ST. PETERSBURG, Fla. — Major League Baseball is unilaterally starting to use pitch clocks for spring training games this year.
Pitchers will have 20 seconds to deliver to the plate when exhibition games start in Arizona and Florida.
The Cactus League play starts Thursday and Grapefruit League games start Friday.
The intention is to get players and umpires accustomed to the clock in the event MLB makes the rule change for the upcoming regular season.
"We will start getting ready for the possibility that we're going to use the pitch clock on opening day," Commissioner Rob Manfred told the Associated Press on Sunday at spring training media day in Florida. "We have to get going."
After the 2016 and 2017 seasons, players rebuffed management's proposal for a pitch clock. Now, owners and Manfred have the right to implement one this year without consent from the players’ association under the provisions of the collective bargaining agreement.
However, Manfred has been reluctant to initiate on-field modifications without agreement from players and their union head, Tony Clark.
"We're still hopeful that we're going to make an agreement with Tony on pace-of-play initiatives," Manfred said. "I just think that whether it's by agreement or otherwise, the only prudent course for us at this point is to be in a position to proceed if in fact we have an agreement or decide to do it ... under our collectively bargained right to do that."
The players’ association released the following statement:
"This is not the result of an agreement with the players' association. Discussions regarding several on- and off-field issues remain ongoing."
How would umpires enforce the pitch clock?
Here is how a pitch clock is enforced at some levels of the minor leagues: If a pitch isn't thrown within 20 seconds, a ball would be called. If the hitter isn't in the batter's box with five seconds remaining, a strike would be called.
Manfred said the rules involving the clock will be "phased in" and won't start immediately with ball and strike calls. But there will be a "functional" clock in Grapefruit League and Cactus League games. Management's proposals have said a clock would not be used after foul balls.
Here’s a video example of an umpire enforcing the pitch clock rule during a 2014 Arizona Fall League game. There is no word on specifically how MLB would enforce a pitch clock with runners on base as shown in the video.
Here’s how the 20-second rule is explained at the minor league level with runners on base:
- The timer will stop as soon as the pitcher begins his wind-up or begins the motion to come to the set position.
- If the pitcher fakes a pickoff or steps off the rubber with runners on base, the timer shall reset and start again immediately.
Which MLB pitchers take the longest and which work the fastest?
A stat called Pace is used to measure the average time between the pitches in a plate appearance. Go to FanGraphs’ website to read about the specifics of how it is measured.
The categorization below shows a pitcher’s Pace.
Fast: 20 seconds
Above Average: 20.5 seconds
Average: 21.5 seconds
Below Average: 22.5 seconds
Slow: 23.5 seconds
Here are the pitchers with the five slowest Paces in MLB so far during the 2018 season, according to FanGraphs:
Editor’s Note: Pitcher in bold: Average Pace (seconds)
- David Price, Boston Red Sox: 26.7 seconds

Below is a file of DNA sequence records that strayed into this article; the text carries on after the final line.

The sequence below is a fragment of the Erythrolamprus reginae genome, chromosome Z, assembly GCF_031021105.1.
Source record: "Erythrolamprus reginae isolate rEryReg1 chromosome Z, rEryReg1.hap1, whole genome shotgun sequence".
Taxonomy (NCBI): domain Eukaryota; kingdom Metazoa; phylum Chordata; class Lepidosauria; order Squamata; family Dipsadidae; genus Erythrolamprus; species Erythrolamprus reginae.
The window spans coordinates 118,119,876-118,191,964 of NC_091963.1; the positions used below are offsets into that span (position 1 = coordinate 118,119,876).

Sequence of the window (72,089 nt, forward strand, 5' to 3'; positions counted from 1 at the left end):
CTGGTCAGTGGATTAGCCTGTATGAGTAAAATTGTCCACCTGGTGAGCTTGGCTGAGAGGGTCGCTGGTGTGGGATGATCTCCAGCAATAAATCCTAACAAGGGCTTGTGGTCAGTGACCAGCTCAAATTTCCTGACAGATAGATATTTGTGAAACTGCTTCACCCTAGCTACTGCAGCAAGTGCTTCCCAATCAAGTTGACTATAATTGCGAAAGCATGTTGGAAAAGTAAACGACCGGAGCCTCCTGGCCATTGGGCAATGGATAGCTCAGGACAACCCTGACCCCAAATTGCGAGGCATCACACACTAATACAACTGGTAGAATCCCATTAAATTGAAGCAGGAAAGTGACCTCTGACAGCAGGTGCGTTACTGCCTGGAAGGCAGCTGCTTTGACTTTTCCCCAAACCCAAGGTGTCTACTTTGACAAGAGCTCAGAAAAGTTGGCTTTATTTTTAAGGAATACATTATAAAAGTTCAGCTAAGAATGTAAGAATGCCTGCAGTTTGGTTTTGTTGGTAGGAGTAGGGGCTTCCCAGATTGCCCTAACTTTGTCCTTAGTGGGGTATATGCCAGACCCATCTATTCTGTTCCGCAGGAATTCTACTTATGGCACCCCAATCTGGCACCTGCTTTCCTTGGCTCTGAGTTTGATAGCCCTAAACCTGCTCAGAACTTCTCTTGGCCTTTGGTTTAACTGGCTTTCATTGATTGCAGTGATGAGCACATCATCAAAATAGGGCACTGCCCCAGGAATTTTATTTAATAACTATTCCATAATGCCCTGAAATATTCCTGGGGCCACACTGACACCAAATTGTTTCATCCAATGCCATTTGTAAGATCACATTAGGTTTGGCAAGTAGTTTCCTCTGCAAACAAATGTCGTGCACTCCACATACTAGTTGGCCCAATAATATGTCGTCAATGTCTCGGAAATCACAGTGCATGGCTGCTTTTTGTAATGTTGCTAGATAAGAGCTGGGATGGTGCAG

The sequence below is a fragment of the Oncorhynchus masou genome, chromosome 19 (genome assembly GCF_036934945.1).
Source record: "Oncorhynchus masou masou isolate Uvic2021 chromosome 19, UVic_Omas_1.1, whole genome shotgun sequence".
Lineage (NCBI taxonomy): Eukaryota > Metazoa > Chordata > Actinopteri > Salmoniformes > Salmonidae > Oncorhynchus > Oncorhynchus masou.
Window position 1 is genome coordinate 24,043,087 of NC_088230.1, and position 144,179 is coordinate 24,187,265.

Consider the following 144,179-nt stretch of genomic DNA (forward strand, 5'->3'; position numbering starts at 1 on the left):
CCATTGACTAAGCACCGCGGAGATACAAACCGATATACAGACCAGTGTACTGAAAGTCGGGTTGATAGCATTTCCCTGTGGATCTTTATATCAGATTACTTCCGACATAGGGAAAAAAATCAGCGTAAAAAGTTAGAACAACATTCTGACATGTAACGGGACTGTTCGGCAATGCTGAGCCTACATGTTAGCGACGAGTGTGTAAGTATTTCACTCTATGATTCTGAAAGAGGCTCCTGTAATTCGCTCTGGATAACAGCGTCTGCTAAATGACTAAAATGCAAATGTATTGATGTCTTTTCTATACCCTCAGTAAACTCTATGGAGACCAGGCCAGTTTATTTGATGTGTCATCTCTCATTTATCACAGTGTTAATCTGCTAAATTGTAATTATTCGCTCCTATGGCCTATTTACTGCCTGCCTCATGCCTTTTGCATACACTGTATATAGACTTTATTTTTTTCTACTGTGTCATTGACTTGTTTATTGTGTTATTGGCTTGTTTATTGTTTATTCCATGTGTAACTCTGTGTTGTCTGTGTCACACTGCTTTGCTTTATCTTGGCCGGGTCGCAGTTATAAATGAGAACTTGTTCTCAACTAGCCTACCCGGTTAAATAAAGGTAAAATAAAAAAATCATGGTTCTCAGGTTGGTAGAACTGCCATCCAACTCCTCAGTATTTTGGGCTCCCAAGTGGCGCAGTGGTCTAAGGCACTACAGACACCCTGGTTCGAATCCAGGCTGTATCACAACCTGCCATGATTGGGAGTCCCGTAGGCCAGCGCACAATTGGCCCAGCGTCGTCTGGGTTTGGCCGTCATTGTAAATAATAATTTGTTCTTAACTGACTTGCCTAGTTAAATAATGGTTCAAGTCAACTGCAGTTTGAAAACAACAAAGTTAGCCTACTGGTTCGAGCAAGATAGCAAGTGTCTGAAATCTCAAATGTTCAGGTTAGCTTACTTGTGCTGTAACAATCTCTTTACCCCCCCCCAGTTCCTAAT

- Justin Verlander, Houston Astros: 26.3 seconds
- Zack Godley, Arizona Diamondbacks: 25.5 seconds
- Aaron Nola, Philadelphia Phillies: 25.4 seconds
- Jake Odorizzi, Minnesota Twins: 25.4 seconds
Here are the pitchers with the five fastest Paces in MLB so far during the 2018 season, according to FanGraphs:
- Mike Foltynewicz, Atlanta Braves: 20.1 seconds
- German Marquez, Colorado Rockies: 20.3 seconds
- Jose Urena, Miami Marlins: 20.4 seconds
- Zack Wheeler, New York Mets: 20.6 seconds
- Sean Newcomb, Atlanta Braves: 20.7 seconds
Why is MLB deciding to implement a pitch clock now?
The average MLB game has taken at least three hours for the past seven seasons. Data from Baseball Reference shows the 2000 season was the only other year the average game was three hours or more.
The 2014 MLB season marked the first season the league expanded its video review process. Managers are allowed one challenge over the first six innings and two from the seventh inning until the end of the game.
The league decided to limit the replay reviews to two minutes at the start of the 2017 season.
10News first reported in July 2017 how the league considered implementing pitch clocks for the 2018 season. It never happened despite Minor League Baseball implementing them at the Double-A and Triple-A levels before the start of the 2015 season.
The Associated Press reported the Double-A and Triple-A leagues with 20-second clocks cut their average games down by 12 minutes from 2014 to 2015. Is that saved time really going to appeal to an audience that can get a video recap on Twitter or YouTube almost immediately after a game?
Remaining questions about the spring training pitch clock
If MLB decides to implement the pitch clock for the 2019 season, it raises several questions:
- Can you imagine an umpire issuing a ball or strike based on the clock during a tense playoff series when games often take longer than the regular season? What if it determined the outcome of a key playoff game, especially after the fiasco NFL referees faced in the NFC championship game?
- Would fans want umpires to abide by the proposed pitch clock rules, or would umpires enforce playoff games differently than the regular season?
- Why are pace-of-play initiatives a priority for Manfred?
- Should Manfred consider how MLB can partner with casinos and sportsbooks now that individual states can decide whether to legalize sports gambling?
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